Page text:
Parenting Plan Considerations
In intact relationships, parents do not usually consider how decisions are made with regard to the care of the children, let along who would carry out the various parenting tasks. However, once parents are living separate and apart, these issues must be clearly specified, understood and agreed upon to avoid conflict and assure proper care.
A Parenting Plan is a written agreement between separated parents setting out the rules and structures for the ongoing care of the children. Parenting plans are constructed with sensitivity to the developmental and cultural needs of the children and the ability of the parents to meet those needs given respective parental strengths, weaknesses and willingness.
Parenting Plans are generally developed on a consensus-building model between the parents, whose efforts may be supported by others. Depending on the nature and quality of support required, supports may include legal counsel, parenting coaches, child specialists, family specialists and other specialists with knowledge, expertise and training in matters such as: mental health, addictions, domestic violence, child development and the like.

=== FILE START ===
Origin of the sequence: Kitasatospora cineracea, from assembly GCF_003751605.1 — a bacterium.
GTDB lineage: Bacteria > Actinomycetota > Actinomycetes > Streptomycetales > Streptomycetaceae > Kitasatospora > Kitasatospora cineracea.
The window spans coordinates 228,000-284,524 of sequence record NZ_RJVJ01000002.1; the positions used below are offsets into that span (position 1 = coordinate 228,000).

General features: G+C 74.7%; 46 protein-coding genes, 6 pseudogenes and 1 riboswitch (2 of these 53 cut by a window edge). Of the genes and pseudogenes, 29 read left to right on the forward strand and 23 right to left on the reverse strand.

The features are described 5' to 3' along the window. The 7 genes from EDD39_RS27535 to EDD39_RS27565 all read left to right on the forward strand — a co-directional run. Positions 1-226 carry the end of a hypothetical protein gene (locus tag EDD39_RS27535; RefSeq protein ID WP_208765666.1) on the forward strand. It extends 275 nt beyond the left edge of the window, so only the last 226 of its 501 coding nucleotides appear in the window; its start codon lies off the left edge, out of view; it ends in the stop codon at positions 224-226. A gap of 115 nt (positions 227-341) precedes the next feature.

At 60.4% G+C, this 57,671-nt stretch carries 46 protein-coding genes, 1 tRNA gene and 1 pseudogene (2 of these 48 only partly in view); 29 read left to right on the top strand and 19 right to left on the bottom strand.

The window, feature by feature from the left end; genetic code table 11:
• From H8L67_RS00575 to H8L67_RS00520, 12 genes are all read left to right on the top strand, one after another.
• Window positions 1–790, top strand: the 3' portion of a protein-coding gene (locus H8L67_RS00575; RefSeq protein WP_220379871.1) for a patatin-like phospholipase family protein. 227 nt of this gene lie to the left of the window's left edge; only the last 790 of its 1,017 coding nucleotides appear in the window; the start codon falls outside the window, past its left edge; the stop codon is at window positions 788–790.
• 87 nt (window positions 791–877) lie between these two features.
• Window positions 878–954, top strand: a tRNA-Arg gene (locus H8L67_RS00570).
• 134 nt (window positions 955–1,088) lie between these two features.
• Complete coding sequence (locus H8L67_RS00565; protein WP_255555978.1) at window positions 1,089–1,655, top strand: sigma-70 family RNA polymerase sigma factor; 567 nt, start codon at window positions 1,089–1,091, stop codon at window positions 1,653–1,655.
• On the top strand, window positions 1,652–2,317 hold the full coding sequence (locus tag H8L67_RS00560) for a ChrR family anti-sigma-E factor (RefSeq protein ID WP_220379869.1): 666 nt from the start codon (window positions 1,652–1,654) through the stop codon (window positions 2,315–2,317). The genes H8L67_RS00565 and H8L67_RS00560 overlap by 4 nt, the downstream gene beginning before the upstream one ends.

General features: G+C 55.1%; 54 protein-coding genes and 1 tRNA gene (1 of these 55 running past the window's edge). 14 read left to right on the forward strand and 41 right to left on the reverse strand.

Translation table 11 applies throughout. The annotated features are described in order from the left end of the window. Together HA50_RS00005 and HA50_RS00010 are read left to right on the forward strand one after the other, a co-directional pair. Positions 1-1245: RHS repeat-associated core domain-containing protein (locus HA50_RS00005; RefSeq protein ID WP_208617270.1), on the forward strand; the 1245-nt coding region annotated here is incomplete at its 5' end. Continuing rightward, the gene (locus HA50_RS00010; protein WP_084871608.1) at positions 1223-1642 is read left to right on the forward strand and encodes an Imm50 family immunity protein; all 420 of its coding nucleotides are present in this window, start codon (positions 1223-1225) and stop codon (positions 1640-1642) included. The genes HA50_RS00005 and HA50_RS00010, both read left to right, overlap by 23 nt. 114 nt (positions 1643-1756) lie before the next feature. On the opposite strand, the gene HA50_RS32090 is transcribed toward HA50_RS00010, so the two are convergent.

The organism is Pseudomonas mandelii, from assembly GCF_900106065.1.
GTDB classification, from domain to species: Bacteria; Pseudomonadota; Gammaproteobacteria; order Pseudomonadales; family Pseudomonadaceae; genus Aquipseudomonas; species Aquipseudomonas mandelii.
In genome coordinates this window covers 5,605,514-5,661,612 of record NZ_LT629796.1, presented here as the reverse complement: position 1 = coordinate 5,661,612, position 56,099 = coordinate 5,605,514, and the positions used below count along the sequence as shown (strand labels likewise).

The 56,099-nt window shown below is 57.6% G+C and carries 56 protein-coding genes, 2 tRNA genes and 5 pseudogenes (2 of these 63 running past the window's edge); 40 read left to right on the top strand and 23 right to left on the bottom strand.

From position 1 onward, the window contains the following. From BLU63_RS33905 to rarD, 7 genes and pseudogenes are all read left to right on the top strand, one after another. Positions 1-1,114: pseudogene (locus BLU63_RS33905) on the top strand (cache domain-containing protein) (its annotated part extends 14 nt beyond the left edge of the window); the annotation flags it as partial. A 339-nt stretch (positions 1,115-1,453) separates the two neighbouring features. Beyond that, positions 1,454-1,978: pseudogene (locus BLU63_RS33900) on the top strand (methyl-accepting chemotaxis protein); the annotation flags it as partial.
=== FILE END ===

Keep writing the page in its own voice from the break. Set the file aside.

As with the development of any plan between separated parents, it is necessary to be mindful of power and control issues and imbalances that could give rise to lop-sided agreements; agreements not necessarily in the best interests of the children; or agreements that may perpetuate harm or may place persons at risk of harm.
Parenting Plans typically contemplate matters in terms of responsibilities and authority as well as set out rules and structure for the direct care of the children between the parents. By way of example, one parent may retain authority for deciding a medical procedure, yet the other parent may be responsible for assuring attendance and implementation of the decision.
In view of the above, the Parenting Plan document will usually address at least, the following:
Parents are advised to consider the input of a professional with experience in these matters to be assured that their plan is appropriate to the developmental, emotional, psychological and safety needs of the child.
Gary Direnfeld, MSW, RSW